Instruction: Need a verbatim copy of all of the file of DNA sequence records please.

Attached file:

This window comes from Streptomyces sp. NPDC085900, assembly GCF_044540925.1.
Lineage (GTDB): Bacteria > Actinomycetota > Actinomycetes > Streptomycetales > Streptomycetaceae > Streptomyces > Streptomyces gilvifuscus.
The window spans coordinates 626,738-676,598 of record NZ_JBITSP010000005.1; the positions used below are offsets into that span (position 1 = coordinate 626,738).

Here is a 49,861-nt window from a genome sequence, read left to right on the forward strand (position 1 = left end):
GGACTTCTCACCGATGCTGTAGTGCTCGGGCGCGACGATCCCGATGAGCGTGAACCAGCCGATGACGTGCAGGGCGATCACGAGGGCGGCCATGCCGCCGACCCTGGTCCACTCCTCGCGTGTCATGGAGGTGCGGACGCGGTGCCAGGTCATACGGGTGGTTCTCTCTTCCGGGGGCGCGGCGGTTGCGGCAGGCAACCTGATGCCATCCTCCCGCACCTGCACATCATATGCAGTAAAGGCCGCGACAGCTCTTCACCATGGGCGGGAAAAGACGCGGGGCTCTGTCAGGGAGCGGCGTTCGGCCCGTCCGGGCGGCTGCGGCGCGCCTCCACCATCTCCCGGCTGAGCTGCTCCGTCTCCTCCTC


This window comes from Streptomyces sp. NPDC085900, assembly GCF_044540925.1.
Lineage (GTDB): Bacteria > Actinomycetota > Actinomycetes > Streptomycetales > Streptomycetaceae > Streptomyces > Streptomyces gilvifuscus.
The window spans coordinates 626,738-676,598 of record NZ_JBITSP010000005.1; the positions used below are offsets into that span (position 1 = coordinate 626,738).

Here is a 49,861-nt window from a genome sequence, read left to right on the forward strand (position 1 = left end):
GGACTTCTCACCGATGCTGTAGTGCTCGGGCGCGACGATCCCGATGAGCGTGAACCAGCCGATGACGTGCAGGGCGATCACGAGGGCGGCCATGCCGCCGACCCTGGTCCACTCCTCGCGTGTCATGGAGGTGCGGACGCGGTGCCAGGTCATACGGGTGGTTCTCTCTTCCGGGGGCGCGGCGGTTGCGGCAGGCAACCTGATGCCATCCTCCCGCACCTGCACATCATATGCAGTAAAGGCCGCGACAGCTCTTCACCATGGGCGGGAAAAGACGCGGGGCTCTGTCAGGGAGCGGCGTTCGGCCCGTCCGGGCGGCTGCGGCGCGCCTCCACCATCTCCCGGCTGAGCTGCTCCGTCTCCTCCTC